It’s no surprise that startups are lustfully eyeing the space under the belief that they can provide better financial services with lower fees than the big banks that dominate the sector today. One such startup has actually been around for what seems like the dawn of time – or at the least the dawn of fintech.
Founded in 2009, Square provides products in several types of payment and business services, including a credit card reader you can plug right into your smartphone.
Understanding that the market was always connected, with smartphone in hand, co-founders Jack Dorsey and Jim McKelvey used this information to bring a product to market that consumers actually wanted. If that’s not design thinking, I don’t know what it.
From chaos to order
Personal budgets. The bane of everyone’s existence, especially when kept on a traditional spreadsheet. Mint, however, is a game changer.
The a free personal finance management service acquired in 2009 by Intuit for $170 million. Not only does the platform let you create and manage budgets, check on credit scores and track goals, this is an app meant for everyone.
While most platforms have functional limitations across the user interface, disjointedness between access platforms, and stale or irrelevant content that does little to inform consumers, Mint does a great job of being cohesive from website to app. Mint also does a wonderful job of marketing which leaves users satisfied and knowledgable; and bring clarity and efficiency to personal budgeting.
Put users in the driver’s seat
Transferring money shouldn’t be difficult, yet getting money from A to B can be a hassle – especially when it concerns currency conversion.
This is due to digital landscapes and needs as assessed by banking institutions – with the user experience frequently taking a backseat to aged designs and ineffective content.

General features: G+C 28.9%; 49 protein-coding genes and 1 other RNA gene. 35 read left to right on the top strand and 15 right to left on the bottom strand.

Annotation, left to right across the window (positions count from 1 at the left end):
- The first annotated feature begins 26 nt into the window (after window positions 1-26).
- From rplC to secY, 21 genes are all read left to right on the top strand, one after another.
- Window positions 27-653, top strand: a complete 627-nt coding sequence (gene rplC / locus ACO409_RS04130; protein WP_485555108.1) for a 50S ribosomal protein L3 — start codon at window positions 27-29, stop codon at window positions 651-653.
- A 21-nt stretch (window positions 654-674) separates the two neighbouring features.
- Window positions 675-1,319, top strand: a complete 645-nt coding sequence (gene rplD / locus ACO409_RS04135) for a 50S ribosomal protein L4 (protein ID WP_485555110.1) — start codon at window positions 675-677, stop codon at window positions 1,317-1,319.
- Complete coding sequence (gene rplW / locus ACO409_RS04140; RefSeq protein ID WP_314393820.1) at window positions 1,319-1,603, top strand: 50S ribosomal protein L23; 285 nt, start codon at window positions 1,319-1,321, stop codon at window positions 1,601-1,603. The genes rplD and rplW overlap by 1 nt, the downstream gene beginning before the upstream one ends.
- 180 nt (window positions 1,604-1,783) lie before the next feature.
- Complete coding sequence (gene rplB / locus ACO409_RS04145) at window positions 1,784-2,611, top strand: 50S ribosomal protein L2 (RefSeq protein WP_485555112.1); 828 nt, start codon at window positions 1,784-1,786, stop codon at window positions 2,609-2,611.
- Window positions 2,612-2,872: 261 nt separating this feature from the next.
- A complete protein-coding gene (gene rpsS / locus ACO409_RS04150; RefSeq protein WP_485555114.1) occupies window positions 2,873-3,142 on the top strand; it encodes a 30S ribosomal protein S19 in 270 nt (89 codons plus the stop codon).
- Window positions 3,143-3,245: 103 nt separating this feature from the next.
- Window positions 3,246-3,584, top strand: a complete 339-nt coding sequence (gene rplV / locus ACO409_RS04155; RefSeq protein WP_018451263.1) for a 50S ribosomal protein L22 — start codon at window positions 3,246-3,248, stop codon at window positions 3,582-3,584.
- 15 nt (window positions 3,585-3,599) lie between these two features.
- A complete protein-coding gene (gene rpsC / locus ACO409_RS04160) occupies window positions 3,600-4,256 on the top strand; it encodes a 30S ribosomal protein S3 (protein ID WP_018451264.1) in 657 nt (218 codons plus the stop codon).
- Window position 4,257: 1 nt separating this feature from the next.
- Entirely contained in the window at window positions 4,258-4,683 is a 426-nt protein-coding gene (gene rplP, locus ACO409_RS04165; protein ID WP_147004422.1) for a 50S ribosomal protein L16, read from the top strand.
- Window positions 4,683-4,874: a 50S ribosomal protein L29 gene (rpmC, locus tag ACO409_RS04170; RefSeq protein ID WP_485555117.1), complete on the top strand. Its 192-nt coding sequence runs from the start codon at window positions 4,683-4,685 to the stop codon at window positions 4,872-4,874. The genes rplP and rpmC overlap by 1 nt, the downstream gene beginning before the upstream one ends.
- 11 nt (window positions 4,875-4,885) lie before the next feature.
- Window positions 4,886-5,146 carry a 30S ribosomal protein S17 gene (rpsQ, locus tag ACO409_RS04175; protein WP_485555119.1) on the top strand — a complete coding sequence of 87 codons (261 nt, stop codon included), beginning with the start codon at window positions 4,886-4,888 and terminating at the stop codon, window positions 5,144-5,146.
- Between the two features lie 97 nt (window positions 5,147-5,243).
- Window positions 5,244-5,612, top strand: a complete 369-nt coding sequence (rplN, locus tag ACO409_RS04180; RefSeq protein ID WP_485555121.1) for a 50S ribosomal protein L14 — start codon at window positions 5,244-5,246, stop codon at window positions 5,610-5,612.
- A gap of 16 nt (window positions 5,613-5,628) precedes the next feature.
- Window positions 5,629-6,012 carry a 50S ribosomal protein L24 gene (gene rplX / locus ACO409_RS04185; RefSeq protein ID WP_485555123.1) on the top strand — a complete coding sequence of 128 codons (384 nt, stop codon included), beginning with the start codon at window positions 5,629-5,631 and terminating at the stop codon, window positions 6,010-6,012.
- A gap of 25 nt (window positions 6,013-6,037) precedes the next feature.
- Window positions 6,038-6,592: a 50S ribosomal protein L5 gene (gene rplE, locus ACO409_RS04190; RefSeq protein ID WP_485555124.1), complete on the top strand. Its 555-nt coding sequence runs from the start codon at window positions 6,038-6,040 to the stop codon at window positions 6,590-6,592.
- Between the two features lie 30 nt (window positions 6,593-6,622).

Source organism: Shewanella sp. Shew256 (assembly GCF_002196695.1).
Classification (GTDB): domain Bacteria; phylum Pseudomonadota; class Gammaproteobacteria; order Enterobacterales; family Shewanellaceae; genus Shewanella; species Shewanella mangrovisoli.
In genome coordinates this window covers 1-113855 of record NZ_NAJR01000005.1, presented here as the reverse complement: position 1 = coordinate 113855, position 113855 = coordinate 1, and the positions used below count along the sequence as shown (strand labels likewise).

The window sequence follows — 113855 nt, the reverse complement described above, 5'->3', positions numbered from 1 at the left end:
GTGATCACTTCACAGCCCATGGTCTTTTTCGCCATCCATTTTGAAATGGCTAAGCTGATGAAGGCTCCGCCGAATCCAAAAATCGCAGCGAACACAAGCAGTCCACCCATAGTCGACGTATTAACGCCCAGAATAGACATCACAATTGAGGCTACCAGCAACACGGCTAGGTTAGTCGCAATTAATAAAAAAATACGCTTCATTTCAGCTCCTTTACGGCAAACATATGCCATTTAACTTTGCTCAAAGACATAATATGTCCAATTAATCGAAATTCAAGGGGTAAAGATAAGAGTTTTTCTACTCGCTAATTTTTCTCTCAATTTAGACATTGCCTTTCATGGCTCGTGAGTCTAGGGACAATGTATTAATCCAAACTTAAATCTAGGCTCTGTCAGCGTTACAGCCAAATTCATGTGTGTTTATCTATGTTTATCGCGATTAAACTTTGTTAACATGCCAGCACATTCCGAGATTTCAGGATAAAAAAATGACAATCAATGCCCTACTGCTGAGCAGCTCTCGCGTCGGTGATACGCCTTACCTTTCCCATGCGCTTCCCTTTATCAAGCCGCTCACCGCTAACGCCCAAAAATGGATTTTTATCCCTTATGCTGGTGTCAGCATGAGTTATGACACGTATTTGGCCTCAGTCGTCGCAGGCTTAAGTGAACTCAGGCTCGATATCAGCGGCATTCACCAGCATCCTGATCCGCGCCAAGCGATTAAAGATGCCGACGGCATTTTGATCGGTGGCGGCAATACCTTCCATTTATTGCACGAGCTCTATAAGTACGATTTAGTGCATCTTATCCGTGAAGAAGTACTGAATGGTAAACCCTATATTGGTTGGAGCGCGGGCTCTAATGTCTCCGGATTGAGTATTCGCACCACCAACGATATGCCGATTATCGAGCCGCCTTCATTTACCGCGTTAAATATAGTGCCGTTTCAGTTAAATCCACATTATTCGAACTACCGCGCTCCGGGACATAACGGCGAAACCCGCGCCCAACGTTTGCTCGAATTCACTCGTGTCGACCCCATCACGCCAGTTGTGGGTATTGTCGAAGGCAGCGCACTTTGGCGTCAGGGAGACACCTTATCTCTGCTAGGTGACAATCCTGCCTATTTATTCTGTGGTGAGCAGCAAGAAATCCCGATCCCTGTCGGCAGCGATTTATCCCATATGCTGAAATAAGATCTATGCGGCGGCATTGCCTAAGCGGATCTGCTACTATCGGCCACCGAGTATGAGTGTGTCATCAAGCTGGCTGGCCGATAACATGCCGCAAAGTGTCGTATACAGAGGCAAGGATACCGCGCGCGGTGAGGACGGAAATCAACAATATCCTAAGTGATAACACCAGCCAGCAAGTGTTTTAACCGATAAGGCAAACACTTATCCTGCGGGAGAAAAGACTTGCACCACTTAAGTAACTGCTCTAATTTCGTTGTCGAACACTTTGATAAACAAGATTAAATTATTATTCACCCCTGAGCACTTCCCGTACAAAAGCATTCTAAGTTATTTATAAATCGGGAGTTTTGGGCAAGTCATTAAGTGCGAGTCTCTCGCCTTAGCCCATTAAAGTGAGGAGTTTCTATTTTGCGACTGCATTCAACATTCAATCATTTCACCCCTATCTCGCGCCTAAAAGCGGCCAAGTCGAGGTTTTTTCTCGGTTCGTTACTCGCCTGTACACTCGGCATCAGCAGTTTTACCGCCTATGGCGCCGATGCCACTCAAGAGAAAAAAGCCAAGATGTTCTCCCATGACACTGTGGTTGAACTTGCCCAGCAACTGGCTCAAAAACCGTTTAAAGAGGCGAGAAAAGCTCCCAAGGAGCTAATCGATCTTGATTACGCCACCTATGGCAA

This is not the case for peer-to-peer money transfer service TransferWise.
A critical breakdown occurs when there’s a decision, conscious or otherwise, to prioritize internal processes ahead of simplicity, engagement and contextuality.
Co-founded by Taavet Hinrikus – who previously worked on Skype as employee number one – the app is absolutely beautiful and easy to use. With large, unmistakable numbers and clear, efficient copy combined with a light aesthetic
Mobile is an incredibly important first step in a purely digital transformation, but organizations need to think outside of channels to really put the customer first.
Just under three years old, Robin Hood has already made a name for itself as a disruptor of conventional brokerage.
The app makes use of some interesting design choices, like swiping up to confirm an order placement. It shows their designers are exploring the mobile platform and leveraging more than what people might be used to.
The future of fintech
We are fans of convenience, expecting 24-hour access to our accounts no matter where we are. Yet the most useful and powerful cross-channel, digital tools rolled out in recent years were not introduced by banks, but by tech companies that understood how to use the internet, data analytics, and mobile technologies to solve consumers’ day-to-day problems.
Unfortunately, banks have a complex problem: Many of their practices and much of their data is heavily regulated.
When banks can navigate the data and customer insight on-hand, they’ll be able to create better hyper-personalized user experiences. We’re already seeing this in the above companies – merging finance with beauty and ease of use.
It should not matter where people are getting the work done. Studies and surveys show the power of remote work when it comes to productivity: https://t.co/UV95JVMMTx
#Business #RemoteWorking #Office #Management #Leadership #Operations #ChangeAgent #Innovation #HR #Hiring
Target of digital transformation efforts:
3. Customer service
4. Customer experience CX
8. Employee engagement
‘State of Digital Transformation 2018-2019’ — @briansolis